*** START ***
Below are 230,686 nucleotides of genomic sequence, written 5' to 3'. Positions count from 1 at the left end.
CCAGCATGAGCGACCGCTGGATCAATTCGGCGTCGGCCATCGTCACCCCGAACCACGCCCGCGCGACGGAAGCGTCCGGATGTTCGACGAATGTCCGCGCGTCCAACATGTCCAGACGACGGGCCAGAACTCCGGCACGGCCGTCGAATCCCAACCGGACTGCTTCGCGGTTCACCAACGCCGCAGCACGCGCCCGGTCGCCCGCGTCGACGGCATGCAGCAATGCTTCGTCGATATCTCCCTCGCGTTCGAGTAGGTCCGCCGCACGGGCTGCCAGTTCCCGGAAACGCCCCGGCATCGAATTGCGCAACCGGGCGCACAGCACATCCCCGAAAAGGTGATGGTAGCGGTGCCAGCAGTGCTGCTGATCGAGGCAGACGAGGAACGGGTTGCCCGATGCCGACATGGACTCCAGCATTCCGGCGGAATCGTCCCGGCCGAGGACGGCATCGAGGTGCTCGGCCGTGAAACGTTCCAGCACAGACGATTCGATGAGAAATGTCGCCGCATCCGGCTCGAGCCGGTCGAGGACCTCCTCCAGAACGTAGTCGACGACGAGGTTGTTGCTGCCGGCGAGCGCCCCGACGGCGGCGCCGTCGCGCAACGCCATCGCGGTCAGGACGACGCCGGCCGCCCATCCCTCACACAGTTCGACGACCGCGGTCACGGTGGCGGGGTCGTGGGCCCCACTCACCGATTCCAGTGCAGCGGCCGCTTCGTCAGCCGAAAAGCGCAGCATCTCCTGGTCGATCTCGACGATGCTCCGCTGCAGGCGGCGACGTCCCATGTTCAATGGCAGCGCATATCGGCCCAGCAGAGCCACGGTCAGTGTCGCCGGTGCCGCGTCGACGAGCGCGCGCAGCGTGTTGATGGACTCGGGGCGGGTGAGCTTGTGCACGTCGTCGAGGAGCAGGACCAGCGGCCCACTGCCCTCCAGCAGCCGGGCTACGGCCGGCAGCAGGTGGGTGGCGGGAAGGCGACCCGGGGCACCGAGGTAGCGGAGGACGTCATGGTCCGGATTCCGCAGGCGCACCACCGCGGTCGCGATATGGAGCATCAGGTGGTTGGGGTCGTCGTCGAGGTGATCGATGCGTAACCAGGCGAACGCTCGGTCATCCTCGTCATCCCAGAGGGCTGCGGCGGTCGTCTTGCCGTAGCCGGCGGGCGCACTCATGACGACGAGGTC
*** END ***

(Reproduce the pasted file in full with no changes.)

Below are 230,686 nucleotides of genomic sequence, written 5' to 3'. Positions count from 1 at the left end.
CCAGCATGAGCGACCGCTGGATCAATTCGGCGTCGGCCATCGTCACCCCGAACCACGCCCGCGCGACGGAAGCGTCCGGATGTTCGACGAATGTCCGCGCGTCCAACATGTCCAGACGACGGGCCAGAACTCCGGCACGGCCGTCGAATCCCAACCGGACTGCTTCGCGGTTCACCAACGCCGCAGCACGCGCCCGGTCGCCCGCGTCGACGGCATGCAGCAATGCTTCGTCGATATCTCCCTCGCGTTCGAGTAGGTCCGCCGCACGGGCTGCCAGTTCCCGGAAACGCCCCGGCATCGAATTGCGCAACCGGGCGCACAGCACATCCCCGAAAAGGTGATGGTAGCGGTGCCAGCAGTGCTGCTGATCGAGGCAGACGAGGAACGGGTTGCCCGATGCCGACATGGACTCCAGCATTCCGGCGGAATCGTCCCGGCCGAGGACGGCATCGAGGTGCTCGGCCGTGAAACGTTCCAGCACAGACGATTCGATGAGAAATGTCGCCGCATCCGGCTCGAGCCGGTCGAGGACCTCCTCCAGAACGTAGTCGACGACGAGGTTGTTGCTGCCGGCGAGCGCCCCGACGGCGGCGCCGTCGCGCAACGCCATCGCGGTCAGGACGACGCCGGCCGCCCATCCCTCACACAGTTCGACGACCGCGGTCACGGTGGCGGGGTCGTGGGCCCCACTCACCGATTCCAGTGCAGCGGCCGCTTCGTCAGCCGAAAAGCGCAGCATCTCCTGGTCGATCTCGACGATGCTCCGCTGCAGGCGGCGACGTCCCATGTTCAATGGCAGCGCATATCGGCCCAGCAGAGCCACGGTCAGTGTCGCCGGTGCCGCGTCGACGAGCGCGCGCAGCGTGTTGATGGACTCGGGGCGGGTGAGCTTGTGCACGTCGTCGAGGAGCAGGACCAGCGGCCCACTGCCCTCCAGCAGCCGGGCTACGGCCGGCAGCAGGTGGGTGGCGGGAAGGCGACCCGGGGCACCGAGGTAGCGGAGGACGTCATGGTCCGGATTCCGCAGGCGCACCACCGCGGTCGCGATATGGAGCATCAGGTGGTTGGGGTCGTCGTCGAGGTGATCGATGCGTAACCAGGCGAACGCTCGGTCATCCTCGTCATCCCAGAGGGCTGCGGCGGTCGTCTTGCCGTAGCCGGCGGGCGCACTCATGACGACGAGGTC